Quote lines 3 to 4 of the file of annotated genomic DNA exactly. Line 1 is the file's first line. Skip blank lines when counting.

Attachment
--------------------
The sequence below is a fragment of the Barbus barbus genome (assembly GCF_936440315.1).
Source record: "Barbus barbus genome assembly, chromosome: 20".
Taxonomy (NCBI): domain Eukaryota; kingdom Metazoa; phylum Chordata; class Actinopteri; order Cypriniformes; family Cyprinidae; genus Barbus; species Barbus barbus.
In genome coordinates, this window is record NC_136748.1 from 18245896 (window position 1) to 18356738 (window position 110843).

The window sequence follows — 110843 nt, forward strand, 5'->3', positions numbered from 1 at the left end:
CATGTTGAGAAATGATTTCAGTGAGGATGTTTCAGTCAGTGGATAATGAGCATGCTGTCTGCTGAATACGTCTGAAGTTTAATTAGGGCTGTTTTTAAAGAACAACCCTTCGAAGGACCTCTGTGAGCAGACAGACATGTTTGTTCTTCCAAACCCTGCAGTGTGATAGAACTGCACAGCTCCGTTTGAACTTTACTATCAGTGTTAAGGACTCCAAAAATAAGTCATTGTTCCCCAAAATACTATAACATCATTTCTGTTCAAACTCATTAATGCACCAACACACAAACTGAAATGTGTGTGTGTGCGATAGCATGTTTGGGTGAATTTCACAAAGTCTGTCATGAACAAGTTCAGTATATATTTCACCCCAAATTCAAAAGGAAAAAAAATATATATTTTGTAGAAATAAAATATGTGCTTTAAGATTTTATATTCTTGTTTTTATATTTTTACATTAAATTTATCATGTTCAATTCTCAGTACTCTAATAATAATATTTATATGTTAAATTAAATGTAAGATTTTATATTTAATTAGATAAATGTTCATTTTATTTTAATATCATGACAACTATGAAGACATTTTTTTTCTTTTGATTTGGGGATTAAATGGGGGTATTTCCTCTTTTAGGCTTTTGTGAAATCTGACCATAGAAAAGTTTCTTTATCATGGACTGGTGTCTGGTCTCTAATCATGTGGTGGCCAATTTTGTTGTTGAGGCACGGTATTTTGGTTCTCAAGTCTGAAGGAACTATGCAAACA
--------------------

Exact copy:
Taxonomy (NCBI): domain Eukaryota; kingdom Metazoa; phylum Chordata; class Actinopteri; order Cypriniformes; family Cyprinidae; genus Barbus; species Barbus barbus.
In genome coordinates, this window is record NC_136748.1 from 18245896 (window position 1) to 18356738 (window position 110843).